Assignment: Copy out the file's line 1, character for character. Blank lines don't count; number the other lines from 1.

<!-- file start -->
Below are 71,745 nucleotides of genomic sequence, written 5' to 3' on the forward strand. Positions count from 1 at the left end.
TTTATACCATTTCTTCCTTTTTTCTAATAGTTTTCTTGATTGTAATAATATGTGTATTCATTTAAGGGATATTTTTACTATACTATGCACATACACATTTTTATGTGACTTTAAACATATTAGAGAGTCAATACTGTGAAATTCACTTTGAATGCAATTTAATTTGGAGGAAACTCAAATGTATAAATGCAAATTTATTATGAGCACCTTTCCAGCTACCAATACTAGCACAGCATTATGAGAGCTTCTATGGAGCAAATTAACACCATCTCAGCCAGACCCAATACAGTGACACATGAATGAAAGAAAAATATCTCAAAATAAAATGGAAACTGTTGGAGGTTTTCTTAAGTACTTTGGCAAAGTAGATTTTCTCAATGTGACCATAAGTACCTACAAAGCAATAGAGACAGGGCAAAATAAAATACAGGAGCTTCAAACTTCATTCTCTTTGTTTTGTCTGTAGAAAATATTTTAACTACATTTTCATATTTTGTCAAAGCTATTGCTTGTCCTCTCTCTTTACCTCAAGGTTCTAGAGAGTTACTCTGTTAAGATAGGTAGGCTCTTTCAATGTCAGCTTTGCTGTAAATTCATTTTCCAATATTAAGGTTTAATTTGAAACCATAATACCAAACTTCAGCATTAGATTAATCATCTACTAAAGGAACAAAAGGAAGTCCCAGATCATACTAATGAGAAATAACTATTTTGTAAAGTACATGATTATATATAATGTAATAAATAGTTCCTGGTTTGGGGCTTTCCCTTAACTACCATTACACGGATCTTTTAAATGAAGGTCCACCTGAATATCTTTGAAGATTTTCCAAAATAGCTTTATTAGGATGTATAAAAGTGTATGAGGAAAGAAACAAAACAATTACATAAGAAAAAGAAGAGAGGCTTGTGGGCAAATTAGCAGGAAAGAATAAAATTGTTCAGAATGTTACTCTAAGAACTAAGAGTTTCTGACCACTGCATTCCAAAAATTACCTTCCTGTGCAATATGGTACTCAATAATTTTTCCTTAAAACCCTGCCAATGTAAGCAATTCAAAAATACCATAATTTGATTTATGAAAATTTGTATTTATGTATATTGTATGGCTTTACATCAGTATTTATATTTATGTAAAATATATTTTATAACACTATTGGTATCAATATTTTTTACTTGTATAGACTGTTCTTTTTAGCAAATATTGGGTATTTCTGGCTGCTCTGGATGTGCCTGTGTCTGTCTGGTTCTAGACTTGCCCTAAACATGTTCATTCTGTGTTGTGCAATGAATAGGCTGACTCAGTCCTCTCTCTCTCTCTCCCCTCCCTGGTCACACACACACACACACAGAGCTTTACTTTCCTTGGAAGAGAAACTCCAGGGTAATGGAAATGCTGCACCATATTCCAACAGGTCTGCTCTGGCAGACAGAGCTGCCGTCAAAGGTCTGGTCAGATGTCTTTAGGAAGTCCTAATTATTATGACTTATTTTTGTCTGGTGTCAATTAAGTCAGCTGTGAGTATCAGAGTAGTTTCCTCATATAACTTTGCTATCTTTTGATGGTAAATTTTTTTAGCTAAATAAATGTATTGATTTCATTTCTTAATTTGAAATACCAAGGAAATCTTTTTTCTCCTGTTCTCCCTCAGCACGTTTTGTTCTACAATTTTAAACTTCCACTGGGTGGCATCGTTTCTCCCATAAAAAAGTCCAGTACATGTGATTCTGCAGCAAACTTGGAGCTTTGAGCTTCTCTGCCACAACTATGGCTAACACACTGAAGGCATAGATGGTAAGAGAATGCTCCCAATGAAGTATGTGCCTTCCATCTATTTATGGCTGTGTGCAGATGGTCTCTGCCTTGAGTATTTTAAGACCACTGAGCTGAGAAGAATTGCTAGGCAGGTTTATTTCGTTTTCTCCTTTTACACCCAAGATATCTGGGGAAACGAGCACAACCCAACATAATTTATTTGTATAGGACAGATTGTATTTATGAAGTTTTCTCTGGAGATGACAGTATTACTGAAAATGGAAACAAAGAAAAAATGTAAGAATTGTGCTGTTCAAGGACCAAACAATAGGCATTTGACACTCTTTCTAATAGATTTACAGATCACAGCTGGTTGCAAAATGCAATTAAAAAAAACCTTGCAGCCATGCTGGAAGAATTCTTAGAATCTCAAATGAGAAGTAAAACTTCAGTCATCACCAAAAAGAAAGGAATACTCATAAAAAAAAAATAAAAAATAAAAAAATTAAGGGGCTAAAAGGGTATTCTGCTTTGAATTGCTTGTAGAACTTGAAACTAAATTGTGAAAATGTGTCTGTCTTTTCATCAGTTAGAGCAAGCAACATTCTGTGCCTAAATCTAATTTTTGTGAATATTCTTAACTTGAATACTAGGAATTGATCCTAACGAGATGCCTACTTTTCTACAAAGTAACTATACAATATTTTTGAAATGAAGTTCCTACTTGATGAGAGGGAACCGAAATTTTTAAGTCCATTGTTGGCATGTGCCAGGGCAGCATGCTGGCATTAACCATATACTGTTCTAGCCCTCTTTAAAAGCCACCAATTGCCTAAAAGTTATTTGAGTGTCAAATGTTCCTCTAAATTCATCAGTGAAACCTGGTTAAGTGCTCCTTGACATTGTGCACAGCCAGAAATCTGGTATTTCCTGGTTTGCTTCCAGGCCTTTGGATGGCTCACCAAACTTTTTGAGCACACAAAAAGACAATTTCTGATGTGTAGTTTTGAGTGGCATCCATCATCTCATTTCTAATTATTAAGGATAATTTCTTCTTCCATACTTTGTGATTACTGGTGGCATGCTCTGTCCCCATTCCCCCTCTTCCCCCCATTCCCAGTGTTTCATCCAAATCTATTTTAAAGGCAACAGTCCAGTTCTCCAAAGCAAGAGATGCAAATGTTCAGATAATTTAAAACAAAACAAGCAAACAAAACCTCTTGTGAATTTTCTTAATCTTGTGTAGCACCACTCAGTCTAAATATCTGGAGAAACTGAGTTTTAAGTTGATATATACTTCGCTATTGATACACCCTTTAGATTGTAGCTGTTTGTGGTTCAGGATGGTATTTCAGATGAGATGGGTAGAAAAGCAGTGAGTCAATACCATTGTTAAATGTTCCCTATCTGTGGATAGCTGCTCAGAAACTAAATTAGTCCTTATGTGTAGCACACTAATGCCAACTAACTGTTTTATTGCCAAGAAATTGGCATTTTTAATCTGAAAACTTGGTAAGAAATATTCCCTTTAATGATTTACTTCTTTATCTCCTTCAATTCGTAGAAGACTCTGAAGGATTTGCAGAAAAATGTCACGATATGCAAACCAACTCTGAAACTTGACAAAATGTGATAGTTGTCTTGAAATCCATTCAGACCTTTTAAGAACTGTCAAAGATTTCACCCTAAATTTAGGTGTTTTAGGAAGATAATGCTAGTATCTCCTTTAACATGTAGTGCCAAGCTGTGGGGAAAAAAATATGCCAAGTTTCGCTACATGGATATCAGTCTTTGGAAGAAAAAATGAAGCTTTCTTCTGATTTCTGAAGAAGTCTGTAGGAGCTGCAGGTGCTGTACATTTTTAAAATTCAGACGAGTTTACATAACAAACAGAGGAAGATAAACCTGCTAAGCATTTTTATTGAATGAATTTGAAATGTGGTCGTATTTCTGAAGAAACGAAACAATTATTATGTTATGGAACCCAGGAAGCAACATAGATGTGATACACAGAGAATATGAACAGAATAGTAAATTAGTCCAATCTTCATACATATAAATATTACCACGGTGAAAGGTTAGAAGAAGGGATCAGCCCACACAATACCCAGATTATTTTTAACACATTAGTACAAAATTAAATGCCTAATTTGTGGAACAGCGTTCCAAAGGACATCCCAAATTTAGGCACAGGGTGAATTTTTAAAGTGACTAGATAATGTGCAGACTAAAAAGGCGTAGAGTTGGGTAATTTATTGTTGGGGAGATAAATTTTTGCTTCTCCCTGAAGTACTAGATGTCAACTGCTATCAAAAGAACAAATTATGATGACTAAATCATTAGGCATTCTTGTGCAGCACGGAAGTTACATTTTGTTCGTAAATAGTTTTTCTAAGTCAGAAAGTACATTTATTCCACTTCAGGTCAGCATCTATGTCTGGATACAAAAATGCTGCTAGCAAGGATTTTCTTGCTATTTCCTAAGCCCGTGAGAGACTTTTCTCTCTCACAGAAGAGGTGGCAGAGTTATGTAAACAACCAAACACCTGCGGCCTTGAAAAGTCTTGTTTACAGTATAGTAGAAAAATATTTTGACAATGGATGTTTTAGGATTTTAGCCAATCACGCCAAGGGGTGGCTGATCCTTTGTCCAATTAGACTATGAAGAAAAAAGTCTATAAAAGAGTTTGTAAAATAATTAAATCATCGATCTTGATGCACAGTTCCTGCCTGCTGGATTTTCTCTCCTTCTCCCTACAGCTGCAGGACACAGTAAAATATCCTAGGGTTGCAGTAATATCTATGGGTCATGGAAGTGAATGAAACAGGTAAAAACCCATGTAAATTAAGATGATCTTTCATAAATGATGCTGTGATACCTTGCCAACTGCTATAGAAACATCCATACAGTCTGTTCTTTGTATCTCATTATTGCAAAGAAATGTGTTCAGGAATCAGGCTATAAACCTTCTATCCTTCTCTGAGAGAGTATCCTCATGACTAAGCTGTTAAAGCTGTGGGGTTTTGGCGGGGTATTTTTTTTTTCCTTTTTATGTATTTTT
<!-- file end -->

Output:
Below are 71,745 nucleotides of genomic sequence, written 5' to 3' on the forward strand. Positions count from 1 at the left end.